How to end miscommunication and inefficiency throughout your enterprise by tapping into the strengths of your diverse workforce
This is one in a series of volumes that anthologizes what the editors of the Harvard Business Review consider to be “must reads” in a given business subject area, in this instance cultural intelligence. I have no quarrel with any of their selections, each of which is eminently deserving of inclusion. Were all of these ten articles purchased separately as reprints, the total cost would be at least $60 and the practical value of any one of them exceeds that.
Given the fact that Amazon US now sells this one for only $16.14, that’s quite a bargain. The same is true of volumes in other series such as HBR Guide to…, Harvard Business Review on…, and Harvard Business Essentials. I also think there is great benefit derived from the convenience of having a variety of perspectives and insights gathered in a single volume.
In all of the volumes in the HBR 10 Must Reads series that I have read thus far, the authors and their HBR editors make skillful use of several reader-friendly devices that include “Idea in Brief” and “Idea in Action” sections, checklists with or without bullet points, boxed mini-commentaries (some of which are “guest” contributions from other sources), and graphic charts and diagrams that consolidate especially valuable information. These and other devices facilitate, indeed accelerate frequent review later of key points later.
Those who read this volume will gain valuable information, insights, and counsel that will help them to develop their cultural intelligence (please see the assessment, “Diagnosing Your Cultural Intelligence” on pages 8-9); overcome conflict on a team where cultural norms differ; adopt a common language for more efficient communication; use the diverse perspectives of their employees to locate new business opportunities; take varying cultural practices into assort when resolving ethical issues; and accommodate and plan for their expatriate employees.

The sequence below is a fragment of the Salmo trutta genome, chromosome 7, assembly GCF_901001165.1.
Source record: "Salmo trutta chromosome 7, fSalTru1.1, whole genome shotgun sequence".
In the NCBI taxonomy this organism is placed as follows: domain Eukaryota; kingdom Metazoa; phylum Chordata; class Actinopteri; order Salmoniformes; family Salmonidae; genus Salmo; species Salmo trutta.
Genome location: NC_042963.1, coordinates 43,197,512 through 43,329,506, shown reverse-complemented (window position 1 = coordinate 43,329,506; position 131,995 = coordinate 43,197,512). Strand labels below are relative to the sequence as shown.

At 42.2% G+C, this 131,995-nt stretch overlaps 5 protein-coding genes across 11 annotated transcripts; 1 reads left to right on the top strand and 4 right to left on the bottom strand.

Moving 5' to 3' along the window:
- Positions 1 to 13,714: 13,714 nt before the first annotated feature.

I cannot recall a prior time when the global marketplace was more volatile, uncertain, complex, and more ambiguous than it is today and therefore any business initiatives across borders must take into full account the meaning, significance, and relevance of Peter Drucker’s observation that “culture eats strategy for breakfast.”
The term “cultural intelligence” is relatively recent and David Livermore is generally credited with the recognition of its importance to cultural integration when M&As and strategic alliances are involved. Of course, what are often called “generational differences” are often cultural in nature.
In the lead article, “Cultural Intelligence” (CQ), in which P. Christopher Earley and Elaine Mosakowski share the results of surveys of 2,000 managers in 60 countries, they observe: “The people who are socially successful among their peers often have the greatest difficulty making sense of, and then being accepted by, cultural strangers. Those who fully embody the habits and norms of their native culture may be the most alien when they enter a culture not their own. Sometimes, people who are somewhat detached from their own culture can more easily adopt the mores and even the body language of an unfamiliar host. They’re used to being observers and making a conscious effort to fit in.”
In other words, CQ is the ability to make sense of unfamiliar contexts and then blend in. Earley and Mosakowski suggest that CQ has three components: the cognitive, the physical, and the emotional/motivational. While it shares many of the properties of emotional intelligence, “CQ goes one step further by equipping a person to distinguish the behaviors produced by the culture in question from behaviors and those found in all human beings.”
This first HBR article serves as an excellent introduction to the nine that follow. In fact, it creates a context – a frame-of-reference – for the information, insights, and counsel that the other articles provide. More specifically:
“Managing Multicultural Teams”
“L’Oreal Masters Multiculturalism
“ Making Differences Matter: A New Paradigm for Managing Diversity”
“Navigating the Cultural Minefield”
“Values in Tension”
“Global Business Speaks English”
“10 Rules for Managing Global Innovation”
“Lost in Translation”
“The Right Way to Manage Expats”
It is instructive to keep in mind that the term barbarian was devised in ancient Athens and its original meaning is “non-Greek.” In today’s so-called VUCA world and its global marketplace, developing cultural intelligence is especially important to the success of cross-border initiatives but it is also essential to current efforts that expedite and enrich diversity. In this context, I am again reminded of a suggestion by Margaret Mead: “Always remember that you are absolutely unique. Just like everyone else.”